Professor Scales's scholarship focuses on insurance law. He has been a national commentator on topics such as a market in tort claims, insurance litigation in the wake of Hurricane Katrina, the settlement of the Virginia Tech massacre claims, and the crash of AIG.
On Friday, the Alabama Supreme Court reversed multi-million dollar trial-court judgments against pharmaceutical companies that had allegedly caused the state to over-reimburse pharmacies and physicians for the medicines they provided to Medicaid patients. Even though the pharmaceutical companies were not directly reimbursed, it was alleged that they received indirect benefits by boosting their market share. The court concluded:
The State failed to produce substantial evidence that it reasonably relied on the misrepresentations and/or fraudulent suppression it alleged AstraZeneca, GSK, and Novartis engaged in in these cases.
A copy of the opinion (pdf) is here: Download GSK Full Opinion.
This is another case in which a state AG used outside counsel to sue an industry for a violation based in tort law. This decision comes as the National Association of Attorneys General is considering whether to place limits on the ability of a state AG to hire outside counsel in search of funds for the state.
Thanks to Mark Behrens for the tip.
On Monday, the Supreme Judicial Court of Massachusetts recognized medical monitoring as a viable cause of action in the Commonwealth of Massachusetts. The SoL is governed by the discovery rule. The opinion in Donovan v. Philip Morris USA [pdf] is here: Download Donovan Decision.
Beck & Herrmann analyze the decision here.
Tuesday, October 20, 2009
Guest Blogger Victor Schwartz on "A Government Appointed Independent Commission on Judicial Reform Is Considering Establishing a Right of Appeal in West Virginia: It Should Be Done"
Today, we have a special guest blogger, Victor Schwartz, who, among other notable accomplishments, is one of the authors of the widely-used torts casebook, Prosser, Wade & Schwartz's Torts.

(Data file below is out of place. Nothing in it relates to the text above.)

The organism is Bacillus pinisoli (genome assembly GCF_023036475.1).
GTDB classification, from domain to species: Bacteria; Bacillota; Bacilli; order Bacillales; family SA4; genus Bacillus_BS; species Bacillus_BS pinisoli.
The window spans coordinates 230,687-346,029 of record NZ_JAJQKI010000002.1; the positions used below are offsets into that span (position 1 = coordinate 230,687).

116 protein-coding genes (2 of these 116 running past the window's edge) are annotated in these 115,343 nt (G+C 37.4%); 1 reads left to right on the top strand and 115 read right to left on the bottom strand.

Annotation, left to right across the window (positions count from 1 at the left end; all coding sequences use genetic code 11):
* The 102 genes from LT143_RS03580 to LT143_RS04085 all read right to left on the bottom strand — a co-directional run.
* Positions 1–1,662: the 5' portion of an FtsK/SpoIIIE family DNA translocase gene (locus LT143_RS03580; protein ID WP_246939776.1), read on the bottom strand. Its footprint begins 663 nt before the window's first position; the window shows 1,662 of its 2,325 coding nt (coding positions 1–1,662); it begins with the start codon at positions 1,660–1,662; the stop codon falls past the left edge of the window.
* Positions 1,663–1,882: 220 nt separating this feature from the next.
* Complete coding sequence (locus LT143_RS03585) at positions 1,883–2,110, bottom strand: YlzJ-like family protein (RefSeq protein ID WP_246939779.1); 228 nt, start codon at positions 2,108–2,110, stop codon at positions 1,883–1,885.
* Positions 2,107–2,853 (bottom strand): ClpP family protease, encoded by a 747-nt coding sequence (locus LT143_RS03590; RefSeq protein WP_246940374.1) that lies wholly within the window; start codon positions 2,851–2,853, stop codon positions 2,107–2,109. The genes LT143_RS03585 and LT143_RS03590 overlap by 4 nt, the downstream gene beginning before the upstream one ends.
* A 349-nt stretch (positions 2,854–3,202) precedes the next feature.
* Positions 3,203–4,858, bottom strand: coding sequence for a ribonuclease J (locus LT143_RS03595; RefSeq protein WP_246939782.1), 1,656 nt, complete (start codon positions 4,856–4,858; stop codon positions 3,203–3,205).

* * *
Recently, I responded affirmatively to the very gracious invitation of Carte Goodwin, Chairman of West Virginia Governor Joe Manchin’s newly created Independent Commission on Judicial Reform, to testify about the need for an intermediate appellate court in the state of West Virginia.
We had written about the need for such a court in a West Virginia Law Review article, West Virginia As A Judicial Hellhole™: Why Businesses Fear Litigating In State Courts, 111 West Virginia Law Review 757 (2009).
Trial judges’ decisions in West Virginia are highly unlikely to be subject to appellate court review. There is no intermediate court of appeals. The states highest court, the Supreme Court of Appeals, requires that three of its five Justices agree for the Court to take a case. In most cases, the Court declines to do so. West Virginia is the only state where this is true. Judges are human beings, like the rest of us. We all can benefit from having someone review our work. I know that I do so in my practice.
The Independent Commission’s members who are considering whether some form of appellate review should be established in West Virginia are highly respected persons within the West Virginia legal community and include the Dean of West Virginia Law School, Joyce McConnell.
In my judgment, the Commission is fair and balanced.
Monday, October 19, 2009
If you are not a torts professor, you might think it odd that the two approaches that currently dominate tort theory are “law and economics” and “corrective justice.” Although there are major differences in the two approaches -- with “law and economics” fixed on efficiency and deterrence, while “corrective justice” is more concerned with fairness to the parties – they certainly don’t represent opposite ends of the political spectrum. Instead, the L&E movement is still heavily dominated by conservative thinkers, while corrective justice has no discernible political orientation. What is striking about this state of affairs is the seeming absence of critical theory, the other intellectual powerhouse that is now so firmly established outside the legal academy.